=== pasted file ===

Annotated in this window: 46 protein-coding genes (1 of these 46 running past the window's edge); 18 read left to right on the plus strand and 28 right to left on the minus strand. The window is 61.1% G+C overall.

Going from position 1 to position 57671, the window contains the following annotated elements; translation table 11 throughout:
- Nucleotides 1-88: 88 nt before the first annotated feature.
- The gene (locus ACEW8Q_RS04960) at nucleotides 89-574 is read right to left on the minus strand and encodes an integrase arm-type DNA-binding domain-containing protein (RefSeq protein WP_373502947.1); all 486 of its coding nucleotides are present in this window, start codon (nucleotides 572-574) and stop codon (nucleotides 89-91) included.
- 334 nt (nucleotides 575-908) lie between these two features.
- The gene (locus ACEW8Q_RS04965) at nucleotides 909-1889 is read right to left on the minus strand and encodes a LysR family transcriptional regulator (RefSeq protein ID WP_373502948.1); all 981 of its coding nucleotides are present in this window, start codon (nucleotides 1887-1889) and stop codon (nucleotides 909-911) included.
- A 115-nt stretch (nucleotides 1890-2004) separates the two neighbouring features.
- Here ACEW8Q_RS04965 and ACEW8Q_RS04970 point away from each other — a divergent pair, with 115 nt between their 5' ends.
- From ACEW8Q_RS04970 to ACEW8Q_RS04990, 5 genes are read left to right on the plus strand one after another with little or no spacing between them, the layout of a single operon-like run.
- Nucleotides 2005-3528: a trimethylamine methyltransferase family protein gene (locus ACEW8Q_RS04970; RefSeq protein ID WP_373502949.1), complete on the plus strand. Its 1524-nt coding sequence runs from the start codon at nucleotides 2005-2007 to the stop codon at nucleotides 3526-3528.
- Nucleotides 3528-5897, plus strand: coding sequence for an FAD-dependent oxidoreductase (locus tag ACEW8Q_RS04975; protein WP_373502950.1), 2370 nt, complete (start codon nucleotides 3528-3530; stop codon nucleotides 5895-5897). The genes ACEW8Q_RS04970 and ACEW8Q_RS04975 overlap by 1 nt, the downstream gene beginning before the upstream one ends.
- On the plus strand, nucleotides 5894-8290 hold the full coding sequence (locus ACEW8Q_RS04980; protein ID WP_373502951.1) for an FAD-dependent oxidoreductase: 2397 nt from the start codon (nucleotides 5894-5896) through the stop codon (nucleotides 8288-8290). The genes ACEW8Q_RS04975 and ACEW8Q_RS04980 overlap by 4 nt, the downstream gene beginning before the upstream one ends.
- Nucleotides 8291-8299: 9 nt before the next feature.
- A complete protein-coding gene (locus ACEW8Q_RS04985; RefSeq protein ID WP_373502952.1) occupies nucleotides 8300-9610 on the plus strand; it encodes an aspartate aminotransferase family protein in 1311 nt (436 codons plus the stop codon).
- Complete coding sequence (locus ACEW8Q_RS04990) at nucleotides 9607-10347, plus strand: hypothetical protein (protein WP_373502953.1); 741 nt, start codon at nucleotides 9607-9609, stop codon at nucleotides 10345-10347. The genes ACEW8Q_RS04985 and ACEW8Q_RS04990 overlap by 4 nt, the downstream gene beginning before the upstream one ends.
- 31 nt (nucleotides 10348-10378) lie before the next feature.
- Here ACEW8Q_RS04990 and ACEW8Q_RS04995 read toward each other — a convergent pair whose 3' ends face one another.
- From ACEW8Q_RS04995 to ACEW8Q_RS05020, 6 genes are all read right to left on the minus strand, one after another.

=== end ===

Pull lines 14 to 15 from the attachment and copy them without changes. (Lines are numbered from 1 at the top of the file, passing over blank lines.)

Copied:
- A complete protein-coding gene (locus ACEW8Q_RS04985; RefSeq protein ID WP_373502952.1) occupies nucleotides 8300-9610 on the plus strand; it encodes an aspartate aminotransferase family protein in 1311 nt (436 codons plus the stop codon).
- Complete coding sequence (locus ACEW8Q_RS04990) at nucleotides 9607-10347, plus strand: hypothetical protein (protein WP_373502953.1); 741 nt, start codon at nucleotides 9607-9609, stop codon at nucleotides 10345-10347. The genes ACEW8Q_RS04985 and ACEW8Q_RS04990 overlap by 4 nt, the downstream gene beginning before the upstream one ends.